These findings are also disconcerting because they point to an ineffective detection mechanism for tax evasion. It means that someone with no legitimate deductions but who claims 20% won't be audited, while someone with a legitimately high number of claims will be audited. Looking at this from the systems perspective, the IRS is probably chasing the same group of legitimate high-deducters year after year while completely missing the filers with smaller illegitimate claims. One such example was mentioned:
"During one of my radio interviews, on WJJD in Chicago, a lady called in and described on the air how every single year she is audited by the IRS. She and her husband, apparently, make a modest living, and don't file any 'complicated' tax forms. They don't own a business or a farm; their charitable contributions are moderate; they don't have a home office. But they have 21 children. She described how every year her husband has to go downtown to meet with the IRS after receiving the letter asking them to come for an examination."
Do they really need to validate this every year? Wouldn't they eventually realize that the dependents are all verified?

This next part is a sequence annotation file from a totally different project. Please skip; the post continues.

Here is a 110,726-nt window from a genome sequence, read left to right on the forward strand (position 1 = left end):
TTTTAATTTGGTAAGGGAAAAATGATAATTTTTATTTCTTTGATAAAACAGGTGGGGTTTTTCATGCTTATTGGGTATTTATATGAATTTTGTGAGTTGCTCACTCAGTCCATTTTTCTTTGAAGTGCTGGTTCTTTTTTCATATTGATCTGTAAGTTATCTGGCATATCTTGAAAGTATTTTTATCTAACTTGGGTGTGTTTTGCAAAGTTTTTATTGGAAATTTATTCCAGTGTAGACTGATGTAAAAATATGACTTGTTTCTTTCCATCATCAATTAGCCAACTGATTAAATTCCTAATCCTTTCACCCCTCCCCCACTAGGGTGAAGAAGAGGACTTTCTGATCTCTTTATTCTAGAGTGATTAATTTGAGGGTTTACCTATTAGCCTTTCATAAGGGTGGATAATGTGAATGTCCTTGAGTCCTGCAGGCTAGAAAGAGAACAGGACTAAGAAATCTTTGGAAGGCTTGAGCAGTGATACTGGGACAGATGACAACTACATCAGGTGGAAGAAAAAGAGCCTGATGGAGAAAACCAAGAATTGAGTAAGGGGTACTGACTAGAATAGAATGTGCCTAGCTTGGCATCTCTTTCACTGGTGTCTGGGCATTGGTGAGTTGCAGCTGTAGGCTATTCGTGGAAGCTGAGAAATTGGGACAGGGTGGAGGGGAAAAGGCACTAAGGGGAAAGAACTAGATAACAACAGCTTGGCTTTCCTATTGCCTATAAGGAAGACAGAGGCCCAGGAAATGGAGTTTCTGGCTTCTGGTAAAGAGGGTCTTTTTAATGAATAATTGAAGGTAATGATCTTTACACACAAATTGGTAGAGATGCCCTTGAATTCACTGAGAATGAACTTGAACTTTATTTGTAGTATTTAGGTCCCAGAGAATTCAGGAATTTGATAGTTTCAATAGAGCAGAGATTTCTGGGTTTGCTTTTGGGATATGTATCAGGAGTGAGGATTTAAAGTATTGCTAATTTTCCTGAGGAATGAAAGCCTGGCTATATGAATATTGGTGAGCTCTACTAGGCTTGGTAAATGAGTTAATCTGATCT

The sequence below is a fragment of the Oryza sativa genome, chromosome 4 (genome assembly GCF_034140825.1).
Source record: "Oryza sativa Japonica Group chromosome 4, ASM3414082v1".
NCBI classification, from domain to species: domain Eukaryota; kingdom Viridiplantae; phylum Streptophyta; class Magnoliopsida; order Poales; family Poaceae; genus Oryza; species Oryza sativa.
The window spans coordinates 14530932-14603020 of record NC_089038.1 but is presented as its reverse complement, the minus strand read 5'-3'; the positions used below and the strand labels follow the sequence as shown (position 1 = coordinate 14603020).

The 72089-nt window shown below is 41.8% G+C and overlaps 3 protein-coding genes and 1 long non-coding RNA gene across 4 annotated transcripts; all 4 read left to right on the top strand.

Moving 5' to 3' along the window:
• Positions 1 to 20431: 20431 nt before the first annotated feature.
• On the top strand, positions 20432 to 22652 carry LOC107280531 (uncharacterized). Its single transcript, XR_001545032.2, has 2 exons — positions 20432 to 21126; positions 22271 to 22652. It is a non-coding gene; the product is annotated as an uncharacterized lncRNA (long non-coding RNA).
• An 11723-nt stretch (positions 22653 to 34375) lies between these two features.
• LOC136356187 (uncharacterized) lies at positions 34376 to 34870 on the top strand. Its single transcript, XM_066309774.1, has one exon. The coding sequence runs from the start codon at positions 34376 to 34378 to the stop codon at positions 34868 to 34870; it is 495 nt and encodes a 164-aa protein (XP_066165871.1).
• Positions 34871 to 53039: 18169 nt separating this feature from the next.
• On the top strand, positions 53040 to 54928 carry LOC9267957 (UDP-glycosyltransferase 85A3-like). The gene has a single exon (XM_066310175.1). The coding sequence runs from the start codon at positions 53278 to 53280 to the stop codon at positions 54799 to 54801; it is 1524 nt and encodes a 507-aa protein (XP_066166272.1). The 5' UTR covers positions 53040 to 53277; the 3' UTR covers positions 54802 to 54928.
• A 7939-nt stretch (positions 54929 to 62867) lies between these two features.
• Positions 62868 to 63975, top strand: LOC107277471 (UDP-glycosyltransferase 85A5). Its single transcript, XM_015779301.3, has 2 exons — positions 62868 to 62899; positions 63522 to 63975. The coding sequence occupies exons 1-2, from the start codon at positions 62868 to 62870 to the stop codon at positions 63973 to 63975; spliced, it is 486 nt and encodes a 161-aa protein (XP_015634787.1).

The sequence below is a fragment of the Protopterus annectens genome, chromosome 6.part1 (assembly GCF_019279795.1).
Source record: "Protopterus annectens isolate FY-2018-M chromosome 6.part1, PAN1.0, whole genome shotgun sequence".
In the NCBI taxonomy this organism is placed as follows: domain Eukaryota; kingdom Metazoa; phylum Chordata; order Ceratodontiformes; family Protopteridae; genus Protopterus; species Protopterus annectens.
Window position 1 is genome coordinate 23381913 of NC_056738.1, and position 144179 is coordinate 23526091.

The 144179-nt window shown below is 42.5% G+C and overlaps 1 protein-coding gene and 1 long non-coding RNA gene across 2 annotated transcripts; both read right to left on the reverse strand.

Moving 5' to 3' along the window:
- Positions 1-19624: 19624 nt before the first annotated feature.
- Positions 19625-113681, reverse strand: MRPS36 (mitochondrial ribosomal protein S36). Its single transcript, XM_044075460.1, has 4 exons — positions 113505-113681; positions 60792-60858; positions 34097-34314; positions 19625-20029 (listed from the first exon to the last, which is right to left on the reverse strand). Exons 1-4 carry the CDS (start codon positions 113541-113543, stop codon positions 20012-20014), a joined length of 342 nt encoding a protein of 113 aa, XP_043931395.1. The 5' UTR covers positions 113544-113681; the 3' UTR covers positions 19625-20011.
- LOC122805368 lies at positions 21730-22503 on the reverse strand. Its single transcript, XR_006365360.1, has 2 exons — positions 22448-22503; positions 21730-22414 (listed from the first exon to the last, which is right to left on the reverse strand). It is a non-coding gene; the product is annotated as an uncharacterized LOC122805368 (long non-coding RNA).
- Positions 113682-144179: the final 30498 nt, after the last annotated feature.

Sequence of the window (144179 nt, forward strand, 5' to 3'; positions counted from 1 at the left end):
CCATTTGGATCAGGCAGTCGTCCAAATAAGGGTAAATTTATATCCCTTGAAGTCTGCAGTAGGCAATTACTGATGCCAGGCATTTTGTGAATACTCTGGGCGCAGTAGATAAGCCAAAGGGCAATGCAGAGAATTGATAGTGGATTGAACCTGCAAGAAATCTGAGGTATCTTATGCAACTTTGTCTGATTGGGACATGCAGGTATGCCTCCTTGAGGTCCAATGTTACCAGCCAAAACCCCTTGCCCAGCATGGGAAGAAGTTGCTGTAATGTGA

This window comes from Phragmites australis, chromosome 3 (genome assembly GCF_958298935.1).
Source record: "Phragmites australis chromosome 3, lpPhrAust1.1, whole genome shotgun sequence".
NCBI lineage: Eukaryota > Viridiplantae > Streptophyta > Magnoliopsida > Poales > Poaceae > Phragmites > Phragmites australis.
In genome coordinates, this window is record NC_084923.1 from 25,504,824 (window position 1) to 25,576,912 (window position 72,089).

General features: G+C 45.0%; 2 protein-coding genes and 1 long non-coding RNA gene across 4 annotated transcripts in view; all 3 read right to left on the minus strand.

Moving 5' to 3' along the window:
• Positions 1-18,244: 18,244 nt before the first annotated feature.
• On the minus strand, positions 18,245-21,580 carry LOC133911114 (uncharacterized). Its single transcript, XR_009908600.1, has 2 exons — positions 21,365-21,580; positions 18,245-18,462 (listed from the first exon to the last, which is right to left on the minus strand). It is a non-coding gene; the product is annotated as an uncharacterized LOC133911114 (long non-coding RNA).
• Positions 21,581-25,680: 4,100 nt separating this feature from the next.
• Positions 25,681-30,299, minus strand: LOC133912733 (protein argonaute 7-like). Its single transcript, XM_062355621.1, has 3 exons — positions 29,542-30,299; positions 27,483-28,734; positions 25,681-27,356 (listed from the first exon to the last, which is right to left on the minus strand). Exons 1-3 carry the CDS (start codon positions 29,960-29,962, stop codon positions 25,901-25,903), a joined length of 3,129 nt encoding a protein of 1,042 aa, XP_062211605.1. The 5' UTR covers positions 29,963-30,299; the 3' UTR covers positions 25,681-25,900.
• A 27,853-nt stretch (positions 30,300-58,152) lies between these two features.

Lastly, am I the only one shocked at the level of subjectivity in these proceedings? "Every year, Money magazine asks a group of 50 top tax experts to prepare the return of a hypothetical individual, and they then publish the comparison of the experts' results. In all the years this has been don, not a single time have even two experts agreed on the exact amount of tax due!"

How to Beat The I.R.S. At Its Own Game. By Amir Aczel, Ph.D. Four Walls Eight Windows Publishing, 1995. New York, NY.

"Predictors Of Unreported Income: Tests of Unreported Income (UI) DIF Scores." by Dennis Cyr, Thomas Eckhardt, Lou Ann Sandoval, and Marvin Halldorson. Internal Revenue Service Research Conference.
June 11, 2002.